Blood For Oil Gone Awry

iraqioil

Iraqi Oil, American Blood

Isn't this the sorriest of outcomes with the loss of American blood and treasure in Iraq—to be scooped by the yen-manipulating Chinese and the increasingly belligerent Islamic Turks? Can someone tell us how much oil are we now getting from Iraq? Word is China has also bought into the Alberta Oil Sands, a major supply to the US, while the libs scream for a boycott of Canadian "dirty" oil..

Fred Kagan writes in No Blood For Oil:

One would have thought that leading Democratic senators who claim to be interested in finding other sources of funding to replace American dollars in Iraq, in helping Iraq spend its own money on its own people, and in lowering the price of gasoline for American citizens, would have been all for it. Instead, Senators Chuck Schumer, John Kerry, and Claire McCaskill wrote a letter to Secretary of State Condi Rice asking her "to persuade the GOI [Government of Iraq] to refrain from signing contracts with multinational oil companies until a hydrocarbon law is in effect in Iraq." The Bush administration wisely refused to do so, but the resulting media hooraw in Iraq led to the cancellation of the contracts, and helps to explain why Iraq is doing oil deals instead with China.

Go figure...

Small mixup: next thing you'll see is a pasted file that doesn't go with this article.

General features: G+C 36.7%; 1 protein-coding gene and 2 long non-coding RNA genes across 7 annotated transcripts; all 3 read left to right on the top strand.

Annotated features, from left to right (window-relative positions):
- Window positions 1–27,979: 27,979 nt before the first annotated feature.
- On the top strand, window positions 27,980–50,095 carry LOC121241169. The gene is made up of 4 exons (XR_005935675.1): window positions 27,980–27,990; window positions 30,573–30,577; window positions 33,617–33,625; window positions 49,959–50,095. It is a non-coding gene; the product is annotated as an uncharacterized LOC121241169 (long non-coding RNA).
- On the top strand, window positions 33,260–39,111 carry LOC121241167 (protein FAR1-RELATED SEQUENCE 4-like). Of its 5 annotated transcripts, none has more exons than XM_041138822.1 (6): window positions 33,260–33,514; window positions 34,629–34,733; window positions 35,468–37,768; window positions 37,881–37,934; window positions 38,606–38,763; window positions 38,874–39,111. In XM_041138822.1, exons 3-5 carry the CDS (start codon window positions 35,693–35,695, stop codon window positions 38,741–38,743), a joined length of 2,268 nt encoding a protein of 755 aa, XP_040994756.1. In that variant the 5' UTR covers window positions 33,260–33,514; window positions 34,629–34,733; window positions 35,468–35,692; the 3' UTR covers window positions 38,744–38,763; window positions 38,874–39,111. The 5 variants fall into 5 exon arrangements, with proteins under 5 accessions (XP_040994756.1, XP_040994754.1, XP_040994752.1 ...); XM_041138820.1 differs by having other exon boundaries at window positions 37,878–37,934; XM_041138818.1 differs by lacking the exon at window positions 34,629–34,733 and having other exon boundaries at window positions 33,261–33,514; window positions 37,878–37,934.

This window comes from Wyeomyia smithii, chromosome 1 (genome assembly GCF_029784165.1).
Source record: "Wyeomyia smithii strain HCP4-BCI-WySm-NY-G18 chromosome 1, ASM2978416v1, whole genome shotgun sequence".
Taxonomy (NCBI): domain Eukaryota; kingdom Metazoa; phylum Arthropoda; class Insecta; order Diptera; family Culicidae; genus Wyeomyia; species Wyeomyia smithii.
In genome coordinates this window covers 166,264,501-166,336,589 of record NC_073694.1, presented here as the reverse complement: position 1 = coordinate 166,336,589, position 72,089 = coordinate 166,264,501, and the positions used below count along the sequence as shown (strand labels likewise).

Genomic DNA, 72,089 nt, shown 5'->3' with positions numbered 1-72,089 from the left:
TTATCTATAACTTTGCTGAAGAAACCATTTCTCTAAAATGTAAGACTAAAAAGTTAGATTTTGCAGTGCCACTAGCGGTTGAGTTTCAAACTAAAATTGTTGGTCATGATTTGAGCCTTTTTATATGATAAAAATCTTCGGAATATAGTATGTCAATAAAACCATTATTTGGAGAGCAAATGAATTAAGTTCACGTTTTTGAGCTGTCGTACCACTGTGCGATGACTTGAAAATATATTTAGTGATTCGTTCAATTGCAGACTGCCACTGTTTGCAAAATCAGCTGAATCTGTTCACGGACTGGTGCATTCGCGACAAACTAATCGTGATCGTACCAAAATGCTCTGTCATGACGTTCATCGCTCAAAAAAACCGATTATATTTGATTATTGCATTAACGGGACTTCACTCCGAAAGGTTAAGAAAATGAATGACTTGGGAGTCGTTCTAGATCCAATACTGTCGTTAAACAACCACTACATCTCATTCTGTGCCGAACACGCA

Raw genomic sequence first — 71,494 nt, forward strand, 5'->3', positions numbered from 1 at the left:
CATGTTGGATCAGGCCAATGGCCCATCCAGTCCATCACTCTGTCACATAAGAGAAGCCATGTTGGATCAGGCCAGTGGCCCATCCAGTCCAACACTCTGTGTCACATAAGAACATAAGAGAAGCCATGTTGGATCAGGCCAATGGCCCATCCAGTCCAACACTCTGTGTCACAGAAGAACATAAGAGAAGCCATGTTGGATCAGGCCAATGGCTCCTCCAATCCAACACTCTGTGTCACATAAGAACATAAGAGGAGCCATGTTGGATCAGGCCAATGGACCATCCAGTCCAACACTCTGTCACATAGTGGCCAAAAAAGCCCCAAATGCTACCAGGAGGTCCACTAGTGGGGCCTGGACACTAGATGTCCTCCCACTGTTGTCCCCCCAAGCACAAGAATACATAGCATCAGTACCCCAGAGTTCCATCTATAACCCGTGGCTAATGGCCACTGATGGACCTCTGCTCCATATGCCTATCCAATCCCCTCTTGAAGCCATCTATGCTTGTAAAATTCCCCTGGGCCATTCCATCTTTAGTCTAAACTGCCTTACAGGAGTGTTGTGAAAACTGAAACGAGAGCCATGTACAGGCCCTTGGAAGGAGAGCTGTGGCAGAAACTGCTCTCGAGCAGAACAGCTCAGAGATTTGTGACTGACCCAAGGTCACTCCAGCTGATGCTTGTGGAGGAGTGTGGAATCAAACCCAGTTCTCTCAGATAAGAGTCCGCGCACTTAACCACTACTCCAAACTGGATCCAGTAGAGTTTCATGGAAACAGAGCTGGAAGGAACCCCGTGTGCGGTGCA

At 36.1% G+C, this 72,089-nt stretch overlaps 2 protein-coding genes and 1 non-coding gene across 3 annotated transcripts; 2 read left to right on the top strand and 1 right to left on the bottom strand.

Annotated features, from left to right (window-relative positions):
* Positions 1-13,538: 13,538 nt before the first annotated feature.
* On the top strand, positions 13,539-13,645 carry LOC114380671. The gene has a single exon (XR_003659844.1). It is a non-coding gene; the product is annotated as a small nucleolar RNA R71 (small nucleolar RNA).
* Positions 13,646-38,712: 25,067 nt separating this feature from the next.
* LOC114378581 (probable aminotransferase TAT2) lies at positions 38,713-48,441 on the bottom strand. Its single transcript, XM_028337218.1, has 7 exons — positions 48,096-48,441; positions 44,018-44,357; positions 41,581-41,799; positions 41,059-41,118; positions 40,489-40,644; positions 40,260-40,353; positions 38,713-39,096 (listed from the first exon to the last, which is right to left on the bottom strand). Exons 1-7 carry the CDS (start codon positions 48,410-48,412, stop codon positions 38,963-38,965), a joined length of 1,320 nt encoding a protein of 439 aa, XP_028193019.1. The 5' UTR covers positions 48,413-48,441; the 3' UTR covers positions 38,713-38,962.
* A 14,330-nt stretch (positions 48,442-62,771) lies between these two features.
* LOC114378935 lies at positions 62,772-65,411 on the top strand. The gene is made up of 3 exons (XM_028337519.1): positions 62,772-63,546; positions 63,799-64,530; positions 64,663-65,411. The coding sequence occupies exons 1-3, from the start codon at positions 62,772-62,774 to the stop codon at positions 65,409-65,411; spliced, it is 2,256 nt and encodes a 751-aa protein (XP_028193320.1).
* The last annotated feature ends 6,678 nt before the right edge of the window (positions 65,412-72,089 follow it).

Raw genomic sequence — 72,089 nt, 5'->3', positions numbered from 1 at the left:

CNOOC Ltd., the Hong Kong-listed unit of China National Offshore Oil Corp. has partnered with the state-run Turkish Petroleum Corp. (TPAO) to win a contract with Iraq to develop the lucrative Missan oil-field in southern Iraq, marking CNOOC's first upstream access to Iraqi oil following its two major rivals, CNPC and Sinopec.

According to CNOOC, the 20-year contract includes an increase of Missan's production capacity to 450,000 barrels per day from the current 100,000 barrels a day within six years. CNOOC has agreed to price every additional barrel of oil produced after capacity rises by 10 percent at US$ 2.30.

CNOOC will be the operator and hold 63.75 percent of the interest. TPAO will have 11.25 percent interest while an Iraqi drilling company will hold the remaining 25 percent....

The other two major Chinese oil companies, CNPC and Sinopec, have also gained a foothold in the Iraqi oil industry. In November 2008, CNPC and China North Industries Corp. set up a joint venture and signed a 20-year development contract for Al-Ahdab Oilfield....

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